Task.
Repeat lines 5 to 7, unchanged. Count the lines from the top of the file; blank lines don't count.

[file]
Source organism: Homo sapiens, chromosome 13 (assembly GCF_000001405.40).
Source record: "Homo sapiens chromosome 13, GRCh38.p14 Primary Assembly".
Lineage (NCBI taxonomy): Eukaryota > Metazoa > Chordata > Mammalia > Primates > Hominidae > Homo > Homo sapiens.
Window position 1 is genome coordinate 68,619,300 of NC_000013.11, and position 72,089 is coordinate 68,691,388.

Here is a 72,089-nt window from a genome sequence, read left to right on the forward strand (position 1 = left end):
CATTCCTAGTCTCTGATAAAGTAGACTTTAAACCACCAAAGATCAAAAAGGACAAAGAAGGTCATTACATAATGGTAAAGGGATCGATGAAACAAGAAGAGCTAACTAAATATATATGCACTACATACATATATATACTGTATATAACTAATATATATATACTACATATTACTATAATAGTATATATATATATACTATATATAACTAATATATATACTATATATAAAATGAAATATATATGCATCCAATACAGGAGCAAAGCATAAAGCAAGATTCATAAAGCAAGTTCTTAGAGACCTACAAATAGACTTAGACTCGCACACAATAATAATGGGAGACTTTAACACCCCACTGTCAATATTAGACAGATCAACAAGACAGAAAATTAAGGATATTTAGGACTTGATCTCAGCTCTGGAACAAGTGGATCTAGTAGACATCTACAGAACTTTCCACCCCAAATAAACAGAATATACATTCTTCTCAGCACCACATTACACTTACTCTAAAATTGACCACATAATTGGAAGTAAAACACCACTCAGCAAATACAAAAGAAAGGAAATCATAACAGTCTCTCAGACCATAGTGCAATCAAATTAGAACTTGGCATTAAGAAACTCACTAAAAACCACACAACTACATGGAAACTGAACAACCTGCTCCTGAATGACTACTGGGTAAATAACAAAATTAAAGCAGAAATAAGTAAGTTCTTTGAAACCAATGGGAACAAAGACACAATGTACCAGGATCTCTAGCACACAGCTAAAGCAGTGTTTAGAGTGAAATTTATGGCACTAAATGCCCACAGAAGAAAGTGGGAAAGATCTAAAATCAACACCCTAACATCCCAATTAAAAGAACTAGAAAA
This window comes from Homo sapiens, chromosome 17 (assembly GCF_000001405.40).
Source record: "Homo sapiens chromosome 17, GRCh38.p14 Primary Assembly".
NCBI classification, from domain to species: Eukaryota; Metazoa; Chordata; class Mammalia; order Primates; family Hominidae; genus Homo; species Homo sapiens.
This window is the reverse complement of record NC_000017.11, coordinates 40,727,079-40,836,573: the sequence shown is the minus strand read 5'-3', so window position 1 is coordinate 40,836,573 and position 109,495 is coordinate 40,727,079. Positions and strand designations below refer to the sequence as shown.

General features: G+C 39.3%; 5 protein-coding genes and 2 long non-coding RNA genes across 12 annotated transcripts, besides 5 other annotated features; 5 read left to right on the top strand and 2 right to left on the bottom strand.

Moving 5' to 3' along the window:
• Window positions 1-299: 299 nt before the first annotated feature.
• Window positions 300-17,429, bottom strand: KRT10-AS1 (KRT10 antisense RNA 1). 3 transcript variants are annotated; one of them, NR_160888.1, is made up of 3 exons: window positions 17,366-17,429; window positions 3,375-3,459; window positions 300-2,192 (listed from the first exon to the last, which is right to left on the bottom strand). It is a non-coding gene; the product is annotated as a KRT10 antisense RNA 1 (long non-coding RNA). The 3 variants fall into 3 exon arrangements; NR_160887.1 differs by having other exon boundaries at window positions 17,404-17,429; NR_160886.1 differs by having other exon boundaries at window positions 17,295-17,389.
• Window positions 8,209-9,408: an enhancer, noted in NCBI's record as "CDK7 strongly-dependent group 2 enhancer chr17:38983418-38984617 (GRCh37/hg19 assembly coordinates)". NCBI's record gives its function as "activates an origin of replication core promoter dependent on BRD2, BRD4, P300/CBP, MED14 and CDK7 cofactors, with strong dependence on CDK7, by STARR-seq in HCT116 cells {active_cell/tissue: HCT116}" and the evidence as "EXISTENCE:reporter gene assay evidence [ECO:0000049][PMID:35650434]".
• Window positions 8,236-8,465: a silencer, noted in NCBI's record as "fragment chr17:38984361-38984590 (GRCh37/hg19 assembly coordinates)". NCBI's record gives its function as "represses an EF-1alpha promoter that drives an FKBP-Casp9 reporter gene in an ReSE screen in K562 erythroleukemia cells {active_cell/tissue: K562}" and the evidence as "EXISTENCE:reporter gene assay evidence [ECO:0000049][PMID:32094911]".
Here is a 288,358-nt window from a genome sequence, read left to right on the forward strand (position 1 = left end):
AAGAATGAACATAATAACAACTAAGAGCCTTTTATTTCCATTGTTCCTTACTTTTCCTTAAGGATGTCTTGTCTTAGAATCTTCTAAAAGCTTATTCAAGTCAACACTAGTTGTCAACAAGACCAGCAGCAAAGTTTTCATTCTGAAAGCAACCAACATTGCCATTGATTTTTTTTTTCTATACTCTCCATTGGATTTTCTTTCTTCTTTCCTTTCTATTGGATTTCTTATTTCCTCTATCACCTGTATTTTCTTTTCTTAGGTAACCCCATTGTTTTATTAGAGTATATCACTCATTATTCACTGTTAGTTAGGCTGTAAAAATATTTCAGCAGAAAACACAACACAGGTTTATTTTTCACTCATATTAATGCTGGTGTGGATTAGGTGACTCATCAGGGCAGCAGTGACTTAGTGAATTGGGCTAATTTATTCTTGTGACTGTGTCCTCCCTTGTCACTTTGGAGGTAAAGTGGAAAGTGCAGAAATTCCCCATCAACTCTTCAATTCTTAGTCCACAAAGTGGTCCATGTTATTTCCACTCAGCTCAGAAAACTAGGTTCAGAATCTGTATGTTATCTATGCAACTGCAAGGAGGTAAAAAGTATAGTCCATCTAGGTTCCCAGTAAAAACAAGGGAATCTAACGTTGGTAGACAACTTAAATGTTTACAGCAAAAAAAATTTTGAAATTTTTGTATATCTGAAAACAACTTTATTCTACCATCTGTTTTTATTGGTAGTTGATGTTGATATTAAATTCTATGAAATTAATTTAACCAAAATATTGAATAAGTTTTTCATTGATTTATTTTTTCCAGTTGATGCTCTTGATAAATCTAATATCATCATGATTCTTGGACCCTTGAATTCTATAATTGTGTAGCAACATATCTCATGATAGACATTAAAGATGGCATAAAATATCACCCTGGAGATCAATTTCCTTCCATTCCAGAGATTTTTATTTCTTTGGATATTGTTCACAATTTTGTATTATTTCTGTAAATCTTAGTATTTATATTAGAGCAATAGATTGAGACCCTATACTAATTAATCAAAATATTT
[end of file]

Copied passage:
Here is a 72,089-nt window from a genome sequence, read left to right on the forward strand (position 1 = left end):
CATTCCTAGTCTCTGATAAAGTAGACTTTAAACCACCAAAGATCAAAAAGGACAAAGAAGGTCATTACATAATGGTAAAGGGATCGATGAAACAAGAAGAGCTAACTAAATATATATGCACTACATACATATATATACTGTATATAACTAATATATATATACTACATATTACTATAATAGTATATATATATATACTATATATAACTAATATATATACTATATATAAAATGAAATATATATGCATCCAATACAGGAGCAAAGCATAAAGCAAGATTCATAAAGCAAGTTCTTAGAGACCTACAAATAGACTTAGACTCGCACACAATAATAATGGGAGACTTTAACACCCCACTGTCAATATTAGACAGATCAACAAGACAGAAAATTAAGGATATTTAGGACTTGATCTCAGCTCTGGAACAAGTGGATCTAGTAGACATCTACAGAACTTTCCACCCCAAATAAACAGAATATACATTCTTCTCAGCACCACATTACACTTACTCTAAAATTGACCACATAATTGGAAGTAAAACACCACTCAGCAAATACAAAAGAAAGGAAATCATAACAGTCTCTCAGACCATAGTGCAATCAAATTAGAACTTGGCATTAAGAAACTCACTAAAAACCACACAACTACATGGAAACTGAACAACCTGCTCCTGAATGACTACTGGGTAAATAACAAAATTAAAGCAGAAATAAGTAAGTTCTTTGAAACCAATGGGAACAAAGACACAATGTACCAGGATCTCTAGCACACAGCTAAAGCAGTGTTTAGAGTGAAATTTATGGCACTAAATGCCCACAGAAGAAAGTGGGAAAGATCTAAAATCAACACCCTAACATCCCAATTAAAAGAACTAGAAAA
This window comes from Homo sapiens, chromosome 17 (assembly GCF_000001405.40).